2. The Five Dysfunctions of a Team – Pat Lencioni
      1. Lack of trust
      2. Encourage healthy conflict to get the best ideas
  6. Similarly who are the two or three authors we ought to just bookmark and buy their new book as soon as it comes out?
    1. Seth Godin
      1. Purple Cow helped Jeff move down the road in his reading
      2. (Daniel referring to Start-Up School Podcast)
    2. John Maxwell
  7. There are a couple of authors I want to ask you about because they have a sports background and that’s the common thread to our study here:
    1. Chris Hogan – former football player, team member of Dave Ramsey’s company Ramsey Solutions, and author of Retire Inspired. What can you tell us about Chris and his book?
      1. Puts an emphasis on the fundamentals
      2. Intentional about surrounding yourself with cheerleaders who want to see you succeed; limit those who will be negative influencers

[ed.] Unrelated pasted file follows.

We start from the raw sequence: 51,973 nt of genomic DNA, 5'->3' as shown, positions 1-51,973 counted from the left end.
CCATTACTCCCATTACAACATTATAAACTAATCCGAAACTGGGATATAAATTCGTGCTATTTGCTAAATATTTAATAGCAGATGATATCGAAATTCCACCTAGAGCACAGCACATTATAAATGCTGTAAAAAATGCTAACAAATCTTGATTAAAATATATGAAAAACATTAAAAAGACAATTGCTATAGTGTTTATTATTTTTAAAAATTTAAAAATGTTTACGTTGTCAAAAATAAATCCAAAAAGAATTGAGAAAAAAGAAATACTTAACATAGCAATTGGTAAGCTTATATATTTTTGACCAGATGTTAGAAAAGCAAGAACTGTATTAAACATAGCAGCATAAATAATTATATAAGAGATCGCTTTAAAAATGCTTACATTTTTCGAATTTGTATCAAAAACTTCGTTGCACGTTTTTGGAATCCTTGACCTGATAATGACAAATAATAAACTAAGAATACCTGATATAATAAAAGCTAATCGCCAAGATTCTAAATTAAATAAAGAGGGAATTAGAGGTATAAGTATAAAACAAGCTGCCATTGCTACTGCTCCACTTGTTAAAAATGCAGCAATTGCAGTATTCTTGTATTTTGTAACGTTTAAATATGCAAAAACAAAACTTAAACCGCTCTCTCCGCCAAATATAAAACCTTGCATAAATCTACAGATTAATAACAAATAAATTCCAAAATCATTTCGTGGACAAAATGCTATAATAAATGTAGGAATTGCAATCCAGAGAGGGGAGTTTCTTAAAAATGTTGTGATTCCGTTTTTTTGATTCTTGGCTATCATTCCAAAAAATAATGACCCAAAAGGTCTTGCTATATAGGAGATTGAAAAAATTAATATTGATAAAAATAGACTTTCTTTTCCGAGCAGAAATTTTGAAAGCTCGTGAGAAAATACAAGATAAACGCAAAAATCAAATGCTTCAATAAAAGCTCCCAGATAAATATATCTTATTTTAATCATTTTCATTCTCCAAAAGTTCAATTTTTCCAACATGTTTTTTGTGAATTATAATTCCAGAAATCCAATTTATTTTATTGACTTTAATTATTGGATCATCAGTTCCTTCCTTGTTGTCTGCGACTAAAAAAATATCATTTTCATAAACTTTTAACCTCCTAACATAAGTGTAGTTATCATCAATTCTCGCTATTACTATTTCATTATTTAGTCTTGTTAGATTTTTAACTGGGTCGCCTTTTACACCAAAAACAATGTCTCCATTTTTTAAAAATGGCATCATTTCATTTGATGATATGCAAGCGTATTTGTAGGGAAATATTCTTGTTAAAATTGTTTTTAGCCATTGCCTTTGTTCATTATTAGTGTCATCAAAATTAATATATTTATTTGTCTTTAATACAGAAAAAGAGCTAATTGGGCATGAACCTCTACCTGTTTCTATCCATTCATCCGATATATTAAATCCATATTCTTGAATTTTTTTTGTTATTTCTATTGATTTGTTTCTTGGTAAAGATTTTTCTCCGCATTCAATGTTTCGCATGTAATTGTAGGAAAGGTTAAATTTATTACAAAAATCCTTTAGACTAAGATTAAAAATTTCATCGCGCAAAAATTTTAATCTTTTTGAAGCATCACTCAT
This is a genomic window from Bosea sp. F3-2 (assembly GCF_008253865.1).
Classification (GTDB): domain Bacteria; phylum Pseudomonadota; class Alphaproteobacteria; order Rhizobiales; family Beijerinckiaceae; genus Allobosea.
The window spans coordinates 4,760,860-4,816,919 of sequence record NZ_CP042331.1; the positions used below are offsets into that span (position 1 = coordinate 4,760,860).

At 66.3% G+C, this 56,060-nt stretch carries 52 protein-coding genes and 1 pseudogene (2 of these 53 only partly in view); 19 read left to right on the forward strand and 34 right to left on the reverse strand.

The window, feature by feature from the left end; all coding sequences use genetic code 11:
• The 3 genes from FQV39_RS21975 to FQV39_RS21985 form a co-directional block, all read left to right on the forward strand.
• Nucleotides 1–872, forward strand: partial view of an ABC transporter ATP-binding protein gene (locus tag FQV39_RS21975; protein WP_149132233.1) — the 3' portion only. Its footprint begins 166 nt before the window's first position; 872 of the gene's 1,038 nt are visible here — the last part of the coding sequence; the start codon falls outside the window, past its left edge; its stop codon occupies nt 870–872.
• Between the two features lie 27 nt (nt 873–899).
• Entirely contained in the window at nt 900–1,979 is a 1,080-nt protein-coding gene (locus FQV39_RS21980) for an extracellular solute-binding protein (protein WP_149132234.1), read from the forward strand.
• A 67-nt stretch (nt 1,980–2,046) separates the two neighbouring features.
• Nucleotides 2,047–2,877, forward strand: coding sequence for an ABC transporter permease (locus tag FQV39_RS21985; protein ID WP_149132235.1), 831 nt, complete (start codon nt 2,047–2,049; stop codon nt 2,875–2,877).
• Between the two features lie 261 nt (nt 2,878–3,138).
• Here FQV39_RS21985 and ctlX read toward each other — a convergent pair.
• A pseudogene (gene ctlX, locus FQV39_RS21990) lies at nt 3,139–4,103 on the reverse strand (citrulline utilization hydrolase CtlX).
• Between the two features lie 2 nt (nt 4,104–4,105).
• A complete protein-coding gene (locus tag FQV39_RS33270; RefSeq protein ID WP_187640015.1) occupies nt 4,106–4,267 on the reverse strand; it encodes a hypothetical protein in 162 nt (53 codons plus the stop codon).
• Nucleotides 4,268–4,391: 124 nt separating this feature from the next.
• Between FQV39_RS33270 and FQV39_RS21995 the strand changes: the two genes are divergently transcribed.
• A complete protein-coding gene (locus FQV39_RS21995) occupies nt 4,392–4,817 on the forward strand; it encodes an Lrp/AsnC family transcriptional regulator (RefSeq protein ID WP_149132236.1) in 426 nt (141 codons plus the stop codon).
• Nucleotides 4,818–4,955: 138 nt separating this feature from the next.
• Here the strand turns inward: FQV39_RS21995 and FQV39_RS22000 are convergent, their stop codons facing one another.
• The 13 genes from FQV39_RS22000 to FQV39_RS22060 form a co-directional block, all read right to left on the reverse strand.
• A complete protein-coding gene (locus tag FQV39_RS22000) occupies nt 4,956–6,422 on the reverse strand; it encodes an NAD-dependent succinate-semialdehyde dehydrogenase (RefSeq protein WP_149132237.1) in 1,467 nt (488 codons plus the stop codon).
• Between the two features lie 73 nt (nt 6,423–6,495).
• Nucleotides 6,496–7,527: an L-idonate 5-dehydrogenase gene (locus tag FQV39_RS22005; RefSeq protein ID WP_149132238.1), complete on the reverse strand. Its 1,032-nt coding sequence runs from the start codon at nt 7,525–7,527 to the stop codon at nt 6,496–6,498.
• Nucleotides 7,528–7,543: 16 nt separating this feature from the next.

1. Jim Rohn says you are the average of the five people you spend the most time with
    2. Pat Williams – founder and senior VP of the Orlando Magic, author of 100 books, Army vet, pro baseball player, marathoner. Tell us about Pat and his book(s).
      1. Authored The Difference You Make: Changing Your World Through The Impact of Your Influence which is the book Jeff talked with him about on Episode 15.
      2. Think of leadership like a three-legged stool:
        1. Identify yourself as a leader (before others will see you as a leader, you have to see yourself that way; Jeff Goins and Seth Godin examples)
        2. Prepare by spending time with people you want to emulate (in person; read books; listen to podcasts; etc.)
        3. Do it! (Leadership is influence and we all influence others, so we’re all leaders.